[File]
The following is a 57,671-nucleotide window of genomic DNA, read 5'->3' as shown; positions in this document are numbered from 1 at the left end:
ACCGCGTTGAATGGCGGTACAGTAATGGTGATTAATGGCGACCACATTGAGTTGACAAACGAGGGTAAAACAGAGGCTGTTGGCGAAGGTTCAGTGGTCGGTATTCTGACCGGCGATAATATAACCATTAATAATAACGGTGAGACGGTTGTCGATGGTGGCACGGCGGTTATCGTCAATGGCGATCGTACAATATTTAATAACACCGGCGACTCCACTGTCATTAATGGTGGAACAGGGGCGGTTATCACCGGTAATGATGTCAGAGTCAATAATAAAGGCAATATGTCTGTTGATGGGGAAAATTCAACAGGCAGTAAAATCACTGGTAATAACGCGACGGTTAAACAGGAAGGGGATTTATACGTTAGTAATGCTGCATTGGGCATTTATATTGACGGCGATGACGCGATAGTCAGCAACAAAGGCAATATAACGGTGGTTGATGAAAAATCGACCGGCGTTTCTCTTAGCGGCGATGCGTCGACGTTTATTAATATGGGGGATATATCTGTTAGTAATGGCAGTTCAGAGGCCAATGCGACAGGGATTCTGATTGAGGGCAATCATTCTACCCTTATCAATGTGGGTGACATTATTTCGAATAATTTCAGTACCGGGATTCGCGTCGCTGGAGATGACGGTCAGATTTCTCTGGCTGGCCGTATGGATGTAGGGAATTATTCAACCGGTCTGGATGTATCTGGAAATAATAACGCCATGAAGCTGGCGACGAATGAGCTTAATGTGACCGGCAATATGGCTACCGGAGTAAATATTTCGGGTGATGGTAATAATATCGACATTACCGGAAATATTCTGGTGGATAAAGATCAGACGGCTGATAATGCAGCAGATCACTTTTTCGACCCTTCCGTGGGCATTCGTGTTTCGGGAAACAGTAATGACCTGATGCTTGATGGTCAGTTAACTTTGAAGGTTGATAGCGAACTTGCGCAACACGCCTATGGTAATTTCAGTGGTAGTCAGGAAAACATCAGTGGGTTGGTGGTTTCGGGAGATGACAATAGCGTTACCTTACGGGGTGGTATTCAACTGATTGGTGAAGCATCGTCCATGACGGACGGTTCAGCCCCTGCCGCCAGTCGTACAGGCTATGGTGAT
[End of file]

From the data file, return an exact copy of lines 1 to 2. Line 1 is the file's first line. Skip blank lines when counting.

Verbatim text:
The following is a 57,671-nucleotide window of genomic DNA, read 5'->3' as shown; positions in this document are numbered from 1 at the left end:
ACCGCGTTGAATGGCGGTACAGTAATGGTGATTAATGGCGACCACATTGAGTTGACAAACGAGGGTAAAACAGAGGCTGTTGGCGAAGGTTCAGTGGTCGGTATTCTGACCGGCGATAATATAACCATTAATAATAACGGTGAGACGGTTGTCGATGGTGGCACGGCGGTTATCGTCAATGGCGATCGTACAATATTTAATAACACCGGCGACTCCACTGTCATTAATGGTGGAACAGGGGCGGTTATCACCGGTAATGATGTCAGAGTCAATAATAAAGGCAATATGTCTGTTGATGGGGAAAATTCAACAGGCAGTAAAATCACTGGTAATAACGCGACGGTTAAACAGGAAGGGGATTTATACGTTAGTAATGCTGCATTGGGCATTTATATTGACGGCGATGACGCGATAGTCAGCAACAAAGGCAATATAACGGTGGTTGATGAAAAATCGACCGGCGTTTCTCTTAGCGGCGATGCGTCGACGTTTATTAATATGGGGGATATATCTGTTAGTAATGGCAGTTCAGAGGCCAATGCGACAGGGATTCTGATTGAGGGCAATCATTCTACCCTTATCAATGTGGGTGACATTATTTCGAATAATTTCAGTACCGGGATTCGCGTCGCTGGAGATGACGGTCAGATTTCTCTGGCTGGCCGTATGGATGTAGGGAATTATTCAACCGGTCTGGATGTATCTGGAAATAATAACGCCATGAAGCTGGCGACGAATGAGCTTAATGTGACCGGCAATATGGCTACCGGAGTAAATATTTCGGGTGATGGTAATAATATCGACATTACCGGAAATATTCTGGTGGATAAAGATCAGACGGCTGATAATGCAGCAGATCACTTTTTCGACCCTTCCGTGGGCATTCGTGTTTCGGGAAACAGTAATGACCTGATGCTTGATGGTCAGTTAACTTTGAAGGTTGATAGCGAACTTGCGCAACACGCCTATGGTAATTTCAGTGGTAGTCAGGAAAACATCAGTGGGTTGGTGGTTTCGGGAGATGACAATAGCGTTACCTTACGGGGTGGTATTCAACTGATTGGTGAAGCATCGTCCATGACGGACGGTTCAGCCCCTGCCGCCAGTCGTACAGGCTATGGTGAT